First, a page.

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| Home | Reading Room The Adventures of Pinocchio

The Adventures of Pinocchio
by C. Collodi
[Pseudonym of Carlo Lorenzini]

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Pinocchio, not having listened to the good advice

of the Talking Cricket, falls into the hands of the Assassins

"Dear, oh, dear! When I come to think of it," said the

Marionette to himself, as he once more set out on his

journey, "we boys are really very unlucky. Everybody

scolds us, everybody gives us advice, everybody warns us.

If we were to allow it, everyone would try to be father

and mother to us; everyone, even the Talking Cricket.

Take me, for example. Just because I would not listen to

that bothersome Cricket, who knows how many misfortunes

may be awaiting me! Assassins indeed! At least

I have never believed in them, nor ever will. To speak

sensibly, I think assassins have been invented by fathers

and mothers to frighten children who want to run away

at night. And then, even if I were to meet them on

the road, what matter? I'll just run up to them, and say,

`Well, signori, what do you want? Remember that you

can't fool with me! Run along and mind your business.'

At such a speech, I can almost see those poor fellows

running like the wind. But in case they don't run away,

I can always run myself. . ."

Pinocchio was not given time to argue any longer, for he thought

he heard a slight rustle among the leaves behind him.

He turned to look and behold, there in the darkness

stood two big black shadows, wrapped from head to foot

in black sacks. The two figures leaped toward him as

softly as if they were ghosts.

"Here they come!" Pinocchio said to himself, and,

not knowing where to hide the gold pieces, he stuck all

four of them under his tongue.

He tried to run away, but hardly had he taken a step,

when he felt his arms grasped and heard two horrible,

deep voices say to him: "Your money or your life!"

On account of the gold pieces in his mouth, Pinocchio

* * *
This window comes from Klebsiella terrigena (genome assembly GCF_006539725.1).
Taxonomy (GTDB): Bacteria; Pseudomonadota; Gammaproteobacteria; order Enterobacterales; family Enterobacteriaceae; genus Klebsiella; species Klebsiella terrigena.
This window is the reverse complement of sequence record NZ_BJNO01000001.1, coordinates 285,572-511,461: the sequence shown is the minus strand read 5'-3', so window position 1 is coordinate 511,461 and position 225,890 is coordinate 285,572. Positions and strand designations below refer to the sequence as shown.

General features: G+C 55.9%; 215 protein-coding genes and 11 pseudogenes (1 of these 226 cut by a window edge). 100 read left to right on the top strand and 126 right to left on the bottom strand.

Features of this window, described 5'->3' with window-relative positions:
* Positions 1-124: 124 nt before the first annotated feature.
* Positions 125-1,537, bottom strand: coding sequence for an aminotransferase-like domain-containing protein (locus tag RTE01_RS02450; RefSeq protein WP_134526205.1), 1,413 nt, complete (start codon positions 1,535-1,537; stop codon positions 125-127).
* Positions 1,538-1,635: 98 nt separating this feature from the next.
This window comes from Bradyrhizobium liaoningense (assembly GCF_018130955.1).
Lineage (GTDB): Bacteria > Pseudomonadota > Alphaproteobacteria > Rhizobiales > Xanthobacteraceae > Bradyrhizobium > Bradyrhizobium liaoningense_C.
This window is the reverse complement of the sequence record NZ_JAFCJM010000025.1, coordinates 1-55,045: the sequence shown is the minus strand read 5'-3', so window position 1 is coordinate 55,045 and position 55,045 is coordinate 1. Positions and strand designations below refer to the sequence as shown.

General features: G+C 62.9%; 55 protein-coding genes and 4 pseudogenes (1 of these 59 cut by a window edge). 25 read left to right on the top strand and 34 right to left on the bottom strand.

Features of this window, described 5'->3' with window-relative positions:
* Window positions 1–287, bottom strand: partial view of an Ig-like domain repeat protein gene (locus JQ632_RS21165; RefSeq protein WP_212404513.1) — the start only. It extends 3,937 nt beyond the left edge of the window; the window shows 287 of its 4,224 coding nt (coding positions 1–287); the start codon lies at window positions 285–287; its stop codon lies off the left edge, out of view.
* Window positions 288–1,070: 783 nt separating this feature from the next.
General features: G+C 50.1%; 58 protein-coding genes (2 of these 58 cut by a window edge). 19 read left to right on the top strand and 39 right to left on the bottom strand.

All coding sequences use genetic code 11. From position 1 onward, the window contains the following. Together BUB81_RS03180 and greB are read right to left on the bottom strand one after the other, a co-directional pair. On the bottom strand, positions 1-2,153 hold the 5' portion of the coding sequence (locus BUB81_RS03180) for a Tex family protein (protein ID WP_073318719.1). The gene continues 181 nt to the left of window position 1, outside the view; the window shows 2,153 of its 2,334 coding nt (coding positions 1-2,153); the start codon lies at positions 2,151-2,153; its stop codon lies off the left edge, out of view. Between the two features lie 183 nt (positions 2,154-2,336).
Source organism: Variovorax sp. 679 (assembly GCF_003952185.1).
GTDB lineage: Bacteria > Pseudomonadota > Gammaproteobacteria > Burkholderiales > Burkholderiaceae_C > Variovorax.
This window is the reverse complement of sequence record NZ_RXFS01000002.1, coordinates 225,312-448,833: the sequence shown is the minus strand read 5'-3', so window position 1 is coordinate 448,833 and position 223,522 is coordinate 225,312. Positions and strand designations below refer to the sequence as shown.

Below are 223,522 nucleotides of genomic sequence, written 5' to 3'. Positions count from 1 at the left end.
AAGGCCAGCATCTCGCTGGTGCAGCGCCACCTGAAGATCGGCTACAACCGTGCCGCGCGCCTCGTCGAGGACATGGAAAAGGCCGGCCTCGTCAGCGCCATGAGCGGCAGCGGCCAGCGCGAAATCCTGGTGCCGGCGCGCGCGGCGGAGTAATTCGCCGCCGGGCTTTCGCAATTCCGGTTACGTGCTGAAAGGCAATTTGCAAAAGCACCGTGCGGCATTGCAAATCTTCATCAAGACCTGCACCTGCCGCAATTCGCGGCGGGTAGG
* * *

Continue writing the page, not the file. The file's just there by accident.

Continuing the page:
could not say a word, so he tried with head and hands

and body to show, as best he could, that he was only a

poor Marionette without a penny in his pocket.

"Come, come, less nonsense, and out with your money!"

cried the two thieves in threatening voices.

Once more, Pinocchio's head and hands said, "I haven't

a penny."

"Out with that money or you're a dead man," said the

taller of the two Assassins.

"Dead man," repeated the other.

"And after having killed you, we will kill your father also."

"Your father also!"

"No, no, no, not my Father!" cried Pinocchio, wild with terror;

but as he screamed, the gold pieces tinkled together in his mouth.

"Ah, you rascal! So that's the game! You have the

money hidden under your tongue. Out with it!"

But Pinocchio was as stubborn as ever.

"Are you deaf? Wait, young man, we'll get it from

you in a twinkling!"

One of them grabbed the Marionette by the nose and

the other by the chin, and they pulled him unmercifully

from side to side in order to make him open his mouth.

All was of no use. The Marionette's lips might have

been nailed together. They would not open.

In desperation the smaller of the two Assassins pulled

out a long knife from his pocket, and tried to pry Pinocchio's

mouth open with it.

Quick as a flash, the Marionette sank his teeth deep

into the Assassin's hand, bit it off and spat it out. Fancy

his surprise when he saw that it was not a hand, but a

cat's paw.

Encouraged by this first victory, he freed himself from

the claws of his assailers and, leaping over the bushes

along the road, ran swiftly across the fields. His pursuers

were after him at once, like two dogs chasing a hare.

After running seven miles or so, Pinocchio was well-

nigh exhausted. Seeing himself lost, he climbed up a

giant pine tree and sat there to see what he could see.

The Assassins tried to climb also, but they slipped and fell.

Far from giving up the chase, this only spurred them on.

They gathered a bundle of wood, piled it up at the

foot of the pine, and set fire to it. In a twinkling the

tree began to sputter and burn like a candle blown by

the wind. Pinocchio saw the flames climb higher and

higher. Not wishing to end his days as a roasted

Marionette, he jumped quickly to the ground and off he went,

the Assassins close to him, as before.

Dawn was breaking when, without any warning whatsoever,

Pinocchio found his path barred by a deep pool full

of water the color of muddy coffee.

What was there to do? With a "One, two, three!"

he jumped clear across it. The Assassins jumped also,

but not having measured their distance well--splash!!!--

they fell right into the middle of the pool. Pinocchio

who heard the splash and felt it, too, cried out, laughing,

but never stopping in his race:

"A pleasant bath to you, signori!"

He thought they must surely be drowned and turned

his head to see. But there were the two somber figures

still following him, though their black sacks were drenched

and dripping with water.



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